Azure Repositoryedit

To enable Azure repositories, you have first to define your azure storage settings as secured settings:

bin/elasticsearch-keystore add azure.client.default.account
bin/elasticsearch-keystore add azure.client.default.key

Where account is the azure account name and key the azure secret key.

Note that you can also define more than one account:

bin/elasticsearch-keystore add azure.client.default.account
bin/elasticsearch-keystore add azure.client.default.key
bin/elasticsearch-keystore add azure.client.secondary.account
bin/elasticsearch-keystore add azure.client.secondary.key

default is the default account name which will be used by a repository unless you set an explicit one.

You can set the client side timeout to use when making any single request. It can be defined globally, per account or both. It’s not set by default which means that Elasticsearch is using the default value set by the azure client (known as 5 minutes).

max_retries can help to control the exponential backoff policy. It will fix the number of retries in case of failures before considering the snapshot is failing. Defaults to 3 retries. The initial backoff period is defined by Azure SDK as 30s. Which means 30s of wait time before retrying after a first timeout or failure. The maximum backoff period is defined by Azure SDK as 90s.

endpoint_suffix can be used to specify Azure endpoint suffix explicitly. Defaults to 10s
azure.client.default.max_retries: 7
azure.client.secondary.timeout: 30s

In this example, timeout will be 10s per try for default with 7 retries before failing and endpoint suffix will be and 30s per try for secondary with 3 retries.

Supported Azure Storage Account types

The Azure Repository plugin works with all Standard storage accounts

  • Standard Locally Redundant Storage - Standard_LRS
  • Standard Zone-Redundant Storage - Standard_ZRS
  • Standard Geo-Redundant Storage - Standard_GRS
  • Standard Read Access Geo-Redundant Storage - Standard_RAGRS

Premium Locally Redundant Storage (Premium_LRS) is not supported as it is only usable as VM disk storage, not as general storage.

You can register a proxy per client using the following settings:
azure.client.default.proxy.port: 8888
azure.client.default.proxy.type: http

Supported values for proxy.type are direct (default), http or socks. When proxy.type is set to http or socks, and proxy.port must be provided.

Repository settingsedit

The Azure repository supports following settings:

Azure named client to use. Defaults to default.
Container name. You must create the azure container before creating the repository. Defaults to elasticsearch-snapshots.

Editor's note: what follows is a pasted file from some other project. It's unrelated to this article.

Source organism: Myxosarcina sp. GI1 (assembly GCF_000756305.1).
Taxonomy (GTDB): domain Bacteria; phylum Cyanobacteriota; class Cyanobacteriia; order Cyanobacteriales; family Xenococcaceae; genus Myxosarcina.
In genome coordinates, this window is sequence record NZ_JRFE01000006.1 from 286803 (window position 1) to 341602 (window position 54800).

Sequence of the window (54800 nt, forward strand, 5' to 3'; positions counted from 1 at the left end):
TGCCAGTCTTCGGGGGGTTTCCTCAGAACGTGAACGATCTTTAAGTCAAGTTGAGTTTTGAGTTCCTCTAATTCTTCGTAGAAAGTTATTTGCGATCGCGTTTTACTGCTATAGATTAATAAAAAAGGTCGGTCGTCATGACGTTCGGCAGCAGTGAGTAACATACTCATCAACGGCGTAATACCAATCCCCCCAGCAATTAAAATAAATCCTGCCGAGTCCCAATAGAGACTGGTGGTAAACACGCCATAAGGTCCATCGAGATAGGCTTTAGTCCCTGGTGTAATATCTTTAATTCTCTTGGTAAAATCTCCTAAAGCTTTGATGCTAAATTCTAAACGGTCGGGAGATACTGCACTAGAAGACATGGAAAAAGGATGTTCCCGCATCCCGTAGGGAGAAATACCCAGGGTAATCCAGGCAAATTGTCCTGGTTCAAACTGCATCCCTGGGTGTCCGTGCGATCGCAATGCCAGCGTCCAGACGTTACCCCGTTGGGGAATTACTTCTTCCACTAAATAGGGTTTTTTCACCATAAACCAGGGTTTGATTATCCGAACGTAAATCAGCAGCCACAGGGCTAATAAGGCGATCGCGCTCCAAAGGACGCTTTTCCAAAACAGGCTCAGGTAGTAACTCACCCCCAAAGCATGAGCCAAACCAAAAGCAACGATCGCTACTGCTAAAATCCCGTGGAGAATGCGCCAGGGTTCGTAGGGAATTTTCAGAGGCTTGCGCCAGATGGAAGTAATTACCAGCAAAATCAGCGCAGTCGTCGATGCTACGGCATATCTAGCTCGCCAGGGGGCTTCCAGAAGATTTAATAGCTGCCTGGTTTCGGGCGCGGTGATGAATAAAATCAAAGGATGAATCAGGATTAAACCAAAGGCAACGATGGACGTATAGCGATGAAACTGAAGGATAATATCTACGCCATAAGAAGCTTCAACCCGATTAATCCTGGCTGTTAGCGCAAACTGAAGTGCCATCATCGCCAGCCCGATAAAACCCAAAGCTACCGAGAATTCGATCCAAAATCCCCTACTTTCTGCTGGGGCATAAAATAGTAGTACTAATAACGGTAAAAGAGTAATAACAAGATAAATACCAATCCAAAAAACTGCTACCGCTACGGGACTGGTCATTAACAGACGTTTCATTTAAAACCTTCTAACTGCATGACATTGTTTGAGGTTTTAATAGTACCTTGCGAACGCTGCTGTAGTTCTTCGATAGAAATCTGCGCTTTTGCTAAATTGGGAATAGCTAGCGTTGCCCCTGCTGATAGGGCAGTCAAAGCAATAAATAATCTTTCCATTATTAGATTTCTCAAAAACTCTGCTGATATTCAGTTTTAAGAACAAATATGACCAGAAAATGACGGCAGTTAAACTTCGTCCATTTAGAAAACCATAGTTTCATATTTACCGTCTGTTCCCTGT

Specifies the path within container to repository data. Defaults to empty (root directory).
Big files can be broken down into chunks during snapshotting if needed. The chunk size can be specified in bytes or by using size value notation, i.e. 1g, 10m, 5k. Defaults to 64m (64m max)
When set to true metadata files are stored in compressed format. This setting doesn’t affect index files that are already compressed by default. Defaults to false.
Makes repository read-only. Defaults to false.
primary_only or secondary_only. Defaults to primary_only. Note that if you set it to secondary_only, it will force readonly to true.

Some examples, using scripts:

# The simpliest one
PUT _snapshot/my_backup1
    "type": "azure"

# With some settings
PUT _snapshot/my_backup2
    "type": "azure",
    "settings": {
        "container": "backup-container",
        "base_path": "backups",
        "chunk_size": "32m",
        "compress": true

# With two accounts defined in elasticsearch.yml (my_account1 and my_account2)
PUT _snapshot/my_backup3
    "type": "azure",
    "settings": {
        "client": "secondary"
PUT _snapshot/my_backup4
    "type": "azure",
    "settings": {
        "client": "secondary",
        "location_mode": "primary_only"

Example using Java:

        .put(Storage.CONTAINER, "backup-container")
        .put(Storage.CHUNK_SIZE, new ByteSizeValue(32, ByteSizeUnit.MB))

Repository validation rulesedit

According to the containers naming guide, a container name must be a valid DNS name, conforming to the following naming rules:

  • Container names must start with a letter or number, and can contain only letters, numbers, and the dash (-) character.
  • Every dash (-) character must be immediately preceded and followed by a letter or number; consecutive dashes are not permitted in container names.
  • All letters in a container name must be lowercase.
  • Container names must be from 3 through 63 characters long.